The Handmaid’s Taleis a bleak, depressing, and disturbing show. So why do I love it so much?
by Eric Peterson
When started our little podcast, the 2016 elections had just happened, and the idea was specifically not to discuss politics. We’d focus instead on pop culture; it’s something we love, and we thought it was important (for us, and for any eventual listeners) to occasionally focus on things that bring us joy, or at least irk us in ways that don’t feel monumental.
So I found myself in a quandary when planning out our fall schedule. Because it’s tough to avoid politics when your current pop culture obsession is a television show based on Margaret Atwood’s The Handmaid’s Tale.
For those out of the loop (and without Hulu, the streaming service that produces the show), The Handmaid’s Talefirst appeared as Atwood’s dystopian 1985 novel. It was a first-person account told from the point of view of a woman known only as Offred. You see, a group of Christian radicals has overthrown the United States, and replaced it with the Republic of Gilead, a theocracy wherein women are not permitted to work, read, or even speak out of turn. Because of unnamed environmental disasters, most woman are unable to conceive children; those that are still fertile are forced into chattel slavery, where they are ritually raped each month by their masters, in an attempt to create a next generation. People walk around greeting each other with creepy, state-mandated catchphrases like “Blessed be the fruit” and “May the Lord open.” Yeah, it’s cheery stuff.
The book was made into a film in 1990, starring the late Natasha Richardson as Offred and Robert Duvall and Faye Dunaway as Fred and Serena Waterford, the powerful couple who keep her. In 2017, the novel became a mini-series in 10 episodes on Hulu, starring Elisabeth Moss as Offred, Joseph Fiennes as Commander Waterford, Yvonne Strahovski as Serena Joy, Ann Dowd as the terrifying Aunt Lydia, Samira Wiley as Offred’s best friend Moira, Alexis Bledel as a rebellious handmaid, and Max Minghella as the Waterford’s chauffeur. The mini-series turned out to be such a hit that it was brought back in 2018 for a second season, taking the story beyond the plot originally outlined by Margaret Atwood (though presumably with her blessing, as she is a producer of both seasons). A third season is expected.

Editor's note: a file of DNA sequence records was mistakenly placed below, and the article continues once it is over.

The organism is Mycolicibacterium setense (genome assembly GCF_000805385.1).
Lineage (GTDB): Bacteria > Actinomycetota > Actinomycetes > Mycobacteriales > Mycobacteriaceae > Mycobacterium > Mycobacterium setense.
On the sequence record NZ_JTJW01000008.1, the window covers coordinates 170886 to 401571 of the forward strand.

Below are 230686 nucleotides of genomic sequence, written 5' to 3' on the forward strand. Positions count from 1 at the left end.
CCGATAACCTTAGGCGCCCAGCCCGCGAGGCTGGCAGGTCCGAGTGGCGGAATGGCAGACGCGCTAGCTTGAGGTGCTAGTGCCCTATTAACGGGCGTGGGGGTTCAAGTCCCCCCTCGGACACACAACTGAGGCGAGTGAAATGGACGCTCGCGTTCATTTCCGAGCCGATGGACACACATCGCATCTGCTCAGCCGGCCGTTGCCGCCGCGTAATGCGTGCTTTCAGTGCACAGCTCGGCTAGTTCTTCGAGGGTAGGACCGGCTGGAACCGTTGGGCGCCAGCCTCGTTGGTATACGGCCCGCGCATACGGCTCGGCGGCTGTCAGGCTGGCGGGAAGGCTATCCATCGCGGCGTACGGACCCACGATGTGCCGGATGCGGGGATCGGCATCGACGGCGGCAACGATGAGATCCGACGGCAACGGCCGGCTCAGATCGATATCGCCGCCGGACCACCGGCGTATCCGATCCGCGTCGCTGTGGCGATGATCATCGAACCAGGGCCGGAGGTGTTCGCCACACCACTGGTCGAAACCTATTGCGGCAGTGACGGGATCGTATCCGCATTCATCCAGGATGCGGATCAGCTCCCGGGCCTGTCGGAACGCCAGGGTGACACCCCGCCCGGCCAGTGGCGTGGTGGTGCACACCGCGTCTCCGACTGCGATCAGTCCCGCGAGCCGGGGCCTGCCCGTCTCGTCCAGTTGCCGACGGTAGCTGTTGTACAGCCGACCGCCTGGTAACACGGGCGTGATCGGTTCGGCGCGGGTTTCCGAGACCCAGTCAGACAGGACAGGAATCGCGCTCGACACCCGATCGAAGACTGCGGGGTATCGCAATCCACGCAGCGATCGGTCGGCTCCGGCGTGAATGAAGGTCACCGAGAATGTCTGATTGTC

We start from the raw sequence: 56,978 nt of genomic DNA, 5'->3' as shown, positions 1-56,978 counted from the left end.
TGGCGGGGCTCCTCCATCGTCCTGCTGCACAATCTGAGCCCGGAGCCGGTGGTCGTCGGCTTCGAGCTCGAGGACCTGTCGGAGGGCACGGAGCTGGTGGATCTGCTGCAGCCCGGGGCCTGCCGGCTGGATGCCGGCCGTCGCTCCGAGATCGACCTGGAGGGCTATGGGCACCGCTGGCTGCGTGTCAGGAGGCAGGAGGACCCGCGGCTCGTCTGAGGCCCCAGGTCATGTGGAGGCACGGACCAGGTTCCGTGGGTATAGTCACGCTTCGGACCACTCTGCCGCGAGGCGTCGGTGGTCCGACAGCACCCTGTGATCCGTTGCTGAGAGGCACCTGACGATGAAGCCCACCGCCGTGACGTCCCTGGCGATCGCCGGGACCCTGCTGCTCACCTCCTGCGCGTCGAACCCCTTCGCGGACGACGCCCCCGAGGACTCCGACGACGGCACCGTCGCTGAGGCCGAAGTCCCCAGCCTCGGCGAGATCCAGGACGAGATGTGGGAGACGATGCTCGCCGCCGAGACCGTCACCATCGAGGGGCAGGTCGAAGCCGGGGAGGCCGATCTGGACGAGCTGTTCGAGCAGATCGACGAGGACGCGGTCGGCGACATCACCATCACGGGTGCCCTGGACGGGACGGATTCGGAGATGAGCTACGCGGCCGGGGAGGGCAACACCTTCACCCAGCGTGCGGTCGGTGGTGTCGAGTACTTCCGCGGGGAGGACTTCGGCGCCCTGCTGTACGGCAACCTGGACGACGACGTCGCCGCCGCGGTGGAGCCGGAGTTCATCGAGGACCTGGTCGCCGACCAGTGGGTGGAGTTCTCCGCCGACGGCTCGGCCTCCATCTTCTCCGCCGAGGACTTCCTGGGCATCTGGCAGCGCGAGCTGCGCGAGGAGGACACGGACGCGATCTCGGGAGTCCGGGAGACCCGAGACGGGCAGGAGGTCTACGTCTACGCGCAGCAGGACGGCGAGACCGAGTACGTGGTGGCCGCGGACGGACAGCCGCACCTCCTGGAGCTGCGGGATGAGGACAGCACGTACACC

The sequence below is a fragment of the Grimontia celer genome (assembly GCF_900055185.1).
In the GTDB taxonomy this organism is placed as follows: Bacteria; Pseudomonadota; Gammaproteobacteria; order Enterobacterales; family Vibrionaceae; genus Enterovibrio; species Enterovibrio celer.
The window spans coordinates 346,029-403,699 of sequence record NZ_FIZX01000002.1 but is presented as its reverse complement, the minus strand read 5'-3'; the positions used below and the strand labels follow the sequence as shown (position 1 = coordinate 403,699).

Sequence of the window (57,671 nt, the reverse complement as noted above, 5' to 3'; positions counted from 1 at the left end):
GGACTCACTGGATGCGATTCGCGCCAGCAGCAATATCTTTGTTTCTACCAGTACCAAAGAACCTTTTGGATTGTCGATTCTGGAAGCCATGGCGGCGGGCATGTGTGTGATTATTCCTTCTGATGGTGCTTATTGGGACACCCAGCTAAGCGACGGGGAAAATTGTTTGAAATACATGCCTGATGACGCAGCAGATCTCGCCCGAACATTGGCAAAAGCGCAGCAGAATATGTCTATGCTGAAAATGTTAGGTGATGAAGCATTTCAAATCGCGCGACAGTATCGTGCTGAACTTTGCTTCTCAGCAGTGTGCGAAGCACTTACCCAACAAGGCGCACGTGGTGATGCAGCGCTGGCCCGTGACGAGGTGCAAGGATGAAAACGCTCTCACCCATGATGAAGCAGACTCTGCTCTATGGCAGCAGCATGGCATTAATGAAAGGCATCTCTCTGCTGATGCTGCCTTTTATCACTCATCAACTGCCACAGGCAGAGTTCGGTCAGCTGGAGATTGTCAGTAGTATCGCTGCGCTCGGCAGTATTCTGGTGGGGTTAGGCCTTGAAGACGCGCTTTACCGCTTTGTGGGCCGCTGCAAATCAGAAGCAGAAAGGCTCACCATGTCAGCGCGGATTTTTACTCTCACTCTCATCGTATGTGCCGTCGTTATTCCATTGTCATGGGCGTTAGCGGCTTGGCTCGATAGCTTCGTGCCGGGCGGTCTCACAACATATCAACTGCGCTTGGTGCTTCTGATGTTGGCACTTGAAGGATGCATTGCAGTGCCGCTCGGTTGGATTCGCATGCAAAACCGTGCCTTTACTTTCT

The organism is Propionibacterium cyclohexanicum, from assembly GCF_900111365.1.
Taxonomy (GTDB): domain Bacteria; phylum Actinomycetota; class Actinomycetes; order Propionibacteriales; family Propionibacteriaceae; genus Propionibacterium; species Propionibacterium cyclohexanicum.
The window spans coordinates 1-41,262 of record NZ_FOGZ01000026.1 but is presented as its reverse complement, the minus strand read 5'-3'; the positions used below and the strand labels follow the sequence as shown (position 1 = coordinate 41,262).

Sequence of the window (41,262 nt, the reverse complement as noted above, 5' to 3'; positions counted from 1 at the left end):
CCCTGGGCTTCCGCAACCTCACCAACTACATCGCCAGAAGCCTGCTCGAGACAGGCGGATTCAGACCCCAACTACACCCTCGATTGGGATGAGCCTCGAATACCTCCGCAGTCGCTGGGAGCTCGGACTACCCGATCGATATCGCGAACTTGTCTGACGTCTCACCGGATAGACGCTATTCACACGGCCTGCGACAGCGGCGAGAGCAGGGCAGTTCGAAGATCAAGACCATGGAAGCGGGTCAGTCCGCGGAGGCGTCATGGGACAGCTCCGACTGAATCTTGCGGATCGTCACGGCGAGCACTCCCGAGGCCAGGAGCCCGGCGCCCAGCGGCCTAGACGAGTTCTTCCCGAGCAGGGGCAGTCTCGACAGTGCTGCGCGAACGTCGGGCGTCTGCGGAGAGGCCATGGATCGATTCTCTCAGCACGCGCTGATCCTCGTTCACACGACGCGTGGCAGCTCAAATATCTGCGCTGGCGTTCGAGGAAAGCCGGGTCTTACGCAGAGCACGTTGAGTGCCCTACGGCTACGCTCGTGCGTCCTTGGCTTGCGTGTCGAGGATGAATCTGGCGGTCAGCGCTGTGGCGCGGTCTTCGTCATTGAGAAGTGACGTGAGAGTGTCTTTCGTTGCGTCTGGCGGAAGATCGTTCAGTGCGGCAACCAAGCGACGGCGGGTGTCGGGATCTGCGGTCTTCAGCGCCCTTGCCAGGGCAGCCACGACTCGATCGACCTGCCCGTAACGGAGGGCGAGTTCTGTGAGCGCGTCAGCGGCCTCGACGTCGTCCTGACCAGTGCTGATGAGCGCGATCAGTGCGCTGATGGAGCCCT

People seem to be divided into three camps when it comes to this show: 1) Those who don’t want to pay Hulu or Amazon for the ability to view it, 2) those who might very well appreciate what the show is doing, but can’t bring themselves to watch something so disturbing, and 3) those who are obsessed with it. Stacey is in that second group; I’m firmly ensconced in the third.
And yet, I understand where the first and second groups are coming from. There’s too much good television around anyway, and if dystopian nightmares aren’t your thing, I get it. Also, in today’s political climate, The Handmaid’s Taledoesn’t strike some as a form of escapism, but just the opposite. As citizens wrestle with the notion of a President with a fondness for authoritarianism and a Congress who has little desire to curtail that desire, Gilead is an unlikely place to choose to be.
Interestingly, when the series was being created, the showrunners, like most everyone else, expected the show to premiere while Hillary Clinton lived in the White House. Surely, in the age of our first female President, a show like this would feel something like science fiction. Instead, it feels more real all the time.
In fact, the show can be downright eerie in its prescience. When our national conversation turned to increased tensions between the US and Canada (seriously? Canada?), the ninth episode of Season 2 aired – in which the Waterfords went to Canada on a diplomatic trip, were rebuffed by the Canadian government for basically being awful humans. The following week, when every news program (except for Fox News, I’m sure) was obsessed with family separations at the US border, the tenth episode of the season aired, during which armed guards ripped Hannah, Offred’s child, from her mother’s arms. It was wrenching, doubly so because it was so … present-tense.
Even without the uncanny reminders of our lived reality, the show would still be disturbing. Women (and some men, particularly the gay ones) in this society are abused in ways both large and small, and most of it difficult to watch. And yet, I find the whole thing oddly inspiring. Because despite the horrors of Gilead, these characters still find a way to resist. Sometimes, resistance is simply holding onto their sanity by refusing to be the victim of gaslighting. Sometimes, it’s taking someone’s hand or forcing a smile out of them when they’re about to lose hope. And sometimes, resistance is banding together, sharing information, helping others escape, and overtly fighting the patriarchy. Sometimes, it kicks ass. And in these troubled times, it feels good to witness a little ass-kicking here and there.